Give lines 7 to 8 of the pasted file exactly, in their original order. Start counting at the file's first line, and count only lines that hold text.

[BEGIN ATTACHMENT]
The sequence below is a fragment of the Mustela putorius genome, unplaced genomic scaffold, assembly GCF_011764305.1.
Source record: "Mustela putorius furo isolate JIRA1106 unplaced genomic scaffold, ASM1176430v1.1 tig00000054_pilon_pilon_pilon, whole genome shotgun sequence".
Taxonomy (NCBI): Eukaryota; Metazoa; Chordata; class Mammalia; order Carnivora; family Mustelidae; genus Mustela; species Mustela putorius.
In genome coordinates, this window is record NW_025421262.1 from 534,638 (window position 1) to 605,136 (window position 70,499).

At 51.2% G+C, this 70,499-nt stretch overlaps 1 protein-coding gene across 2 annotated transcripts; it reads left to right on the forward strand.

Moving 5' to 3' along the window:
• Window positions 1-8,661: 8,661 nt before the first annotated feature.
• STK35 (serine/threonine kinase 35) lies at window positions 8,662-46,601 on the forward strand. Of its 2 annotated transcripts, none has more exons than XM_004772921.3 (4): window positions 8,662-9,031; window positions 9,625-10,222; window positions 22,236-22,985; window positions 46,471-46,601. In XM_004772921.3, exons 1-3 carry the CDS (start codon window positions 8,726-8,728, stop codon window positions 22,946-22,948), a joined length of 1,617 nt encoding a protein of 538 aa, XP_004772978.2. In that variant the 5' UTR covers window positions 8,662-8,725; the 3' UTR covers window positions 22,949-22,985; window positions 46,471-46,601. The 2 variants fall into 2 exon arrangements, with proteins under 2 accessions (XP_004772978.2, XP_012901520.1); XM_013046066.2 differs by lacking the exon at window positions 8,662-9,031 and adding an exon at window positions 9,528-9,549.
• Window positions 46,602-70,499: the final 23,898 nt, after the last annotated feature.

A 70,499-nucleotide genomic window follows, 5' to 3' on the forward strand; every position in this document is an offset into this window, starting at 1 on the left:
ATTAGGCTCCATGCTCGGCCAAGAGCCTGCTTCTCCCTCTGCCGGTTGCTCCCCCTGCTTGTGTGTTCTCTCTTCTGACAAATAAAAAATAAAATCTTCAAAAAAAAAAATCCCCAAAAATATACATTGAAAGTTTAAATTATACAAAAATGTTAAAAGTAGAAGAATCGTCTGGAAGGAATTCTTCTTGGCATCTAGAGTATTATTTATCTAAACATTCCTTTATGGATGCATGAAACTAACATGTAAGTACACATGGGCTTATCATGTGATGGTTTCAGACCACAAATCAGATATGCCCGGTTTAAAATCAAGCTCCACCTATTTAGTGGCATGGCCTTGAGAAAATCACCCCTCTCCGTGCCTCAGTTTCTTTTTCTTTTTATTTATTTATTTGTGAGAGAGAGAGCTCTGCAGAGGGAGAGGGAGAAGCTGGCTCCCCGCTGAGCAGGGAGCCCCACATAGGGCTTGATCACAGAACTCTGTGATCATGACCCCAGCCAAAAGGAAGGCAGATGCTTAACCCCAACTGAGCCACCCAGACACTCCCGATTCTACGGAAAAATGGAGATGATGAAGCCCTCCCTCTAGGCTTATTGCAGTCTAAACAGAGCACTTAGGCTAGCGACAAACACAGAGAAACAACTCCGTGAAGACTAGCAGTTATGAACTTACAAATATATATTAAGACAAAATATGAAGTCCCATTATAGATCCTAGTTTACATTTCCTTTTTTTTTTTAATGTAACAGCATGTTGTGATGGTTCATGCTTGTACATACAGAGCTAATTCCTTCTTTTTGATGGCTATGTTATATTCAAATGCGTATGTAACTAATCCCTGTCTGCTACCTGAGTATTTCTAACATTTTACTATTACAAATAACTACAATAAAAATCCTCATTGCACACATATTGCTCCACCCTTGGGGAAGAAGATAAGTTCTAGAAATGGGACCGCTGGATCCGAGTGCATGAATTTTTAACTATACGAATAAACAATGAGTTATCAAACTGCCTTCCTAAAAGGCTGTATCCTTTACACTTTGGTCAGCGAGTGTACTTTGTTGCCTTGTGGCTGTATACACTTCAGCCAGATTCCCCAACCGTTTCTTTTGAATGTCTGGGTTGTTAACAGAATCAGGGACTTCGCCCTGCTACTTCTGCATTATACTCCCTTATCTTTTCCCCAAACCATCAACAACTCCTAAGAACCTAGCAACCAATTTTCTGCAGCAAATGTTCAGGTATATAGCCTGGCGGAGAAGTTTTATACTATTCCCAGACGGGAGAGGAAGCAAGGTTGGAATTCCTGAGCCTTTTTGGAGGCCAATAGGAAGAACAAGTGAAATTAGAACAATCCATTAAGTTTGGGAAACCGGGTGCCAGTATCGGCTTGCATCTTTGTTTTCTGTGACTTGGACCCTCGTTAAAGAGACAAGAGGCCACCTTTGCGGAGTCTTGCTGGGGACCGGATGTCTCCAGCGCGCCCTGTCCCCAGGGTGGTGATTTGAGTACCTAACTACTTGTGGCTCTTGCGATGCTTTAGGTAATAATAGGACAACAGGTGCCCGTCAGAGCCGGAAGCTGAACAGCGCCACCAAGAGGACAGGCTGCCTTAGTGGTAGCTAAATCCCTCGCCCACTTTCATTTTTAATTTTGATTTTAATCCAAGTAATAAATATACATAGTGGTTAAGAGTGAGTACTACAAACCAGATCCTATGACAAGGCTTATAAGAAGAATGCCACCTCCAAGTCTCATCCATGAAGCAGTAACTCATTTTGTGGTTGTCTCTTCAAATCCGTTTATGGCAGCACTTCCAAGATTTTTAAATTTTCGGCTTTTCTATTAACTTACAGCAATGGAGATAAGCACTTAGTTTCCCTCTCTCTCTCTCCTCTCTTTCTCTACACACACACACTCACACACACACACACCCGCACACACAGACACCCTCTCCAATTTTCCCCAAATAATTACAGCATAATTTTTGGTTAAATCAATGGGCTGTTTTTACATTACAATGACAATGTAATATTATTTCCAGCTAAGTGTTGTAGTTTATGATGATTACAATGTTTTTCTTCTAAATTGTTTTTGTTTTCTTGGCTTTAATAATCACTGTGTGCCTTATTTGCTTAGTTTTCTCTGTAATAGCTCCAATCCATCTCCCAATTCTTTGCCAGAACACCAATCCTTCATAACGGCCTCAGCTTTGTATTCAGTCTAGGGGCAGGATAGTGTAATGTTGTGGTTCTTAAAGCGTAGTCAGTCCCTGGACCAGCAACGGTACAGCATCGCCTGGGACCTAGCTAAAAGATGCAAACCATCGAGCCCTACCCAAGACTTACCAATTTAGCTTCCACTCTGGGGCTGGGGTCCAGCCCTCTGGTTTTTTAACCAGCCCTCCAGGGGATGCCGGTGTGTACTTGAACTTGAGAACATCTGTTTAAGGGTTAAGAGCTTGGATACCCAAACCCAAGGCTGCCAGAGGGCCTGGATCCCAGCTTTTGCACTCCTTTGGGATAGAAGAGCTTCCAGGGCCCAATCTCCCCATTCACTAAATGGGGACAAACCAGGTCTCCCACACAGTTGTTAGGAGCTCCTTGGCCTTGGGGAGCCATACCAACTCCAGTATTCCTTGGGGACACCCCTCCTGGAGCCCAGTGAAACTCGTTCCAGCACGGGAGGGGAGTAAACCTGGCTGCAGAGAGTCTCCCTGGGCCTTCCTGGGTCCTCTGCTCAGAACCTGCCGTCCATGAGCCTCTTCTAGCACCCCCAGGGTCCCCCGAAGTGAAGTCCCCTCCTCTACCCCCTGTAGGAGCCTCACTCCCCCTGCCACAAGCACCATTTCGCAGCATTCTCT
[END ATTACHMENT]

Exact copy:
• Window positions 1-8,661: 8,661 nt before the first annotated feature.
• STK35 (serine/threonine kinase 35) lies at window positions 8,662-46,601 on the forward strand. Of its 2 annotated transcripts, none has more exons than XM_004772921.3 (4): window positions 8,662-9,031; window positions 9,625-10,222; window positions 22,236-22,985; window positions 46,471-46,601. In XM_004772921.3, exons 1-3 carry the CDS (start codon window positions 8,726-8,728, stop codon window positions 22,946-22,948), a joined length of 1,617 nt encoding a protein of 538 aa, XP_004772978.2. In that variant the 5' UTR covers window positions 8,662-8,725; the 3' UTR covers window positions 22,949-22,985; window positions 46,471-46,601. The 2 variants fall into 2 exon arrangements, with proteins under 2 accessions (XP_004772978.2, XP_012901520.1); XM_013046066.2 differs by lacking the exon at window positions 8,662-9,031 and adding an exon at window positions 9,528-9,549.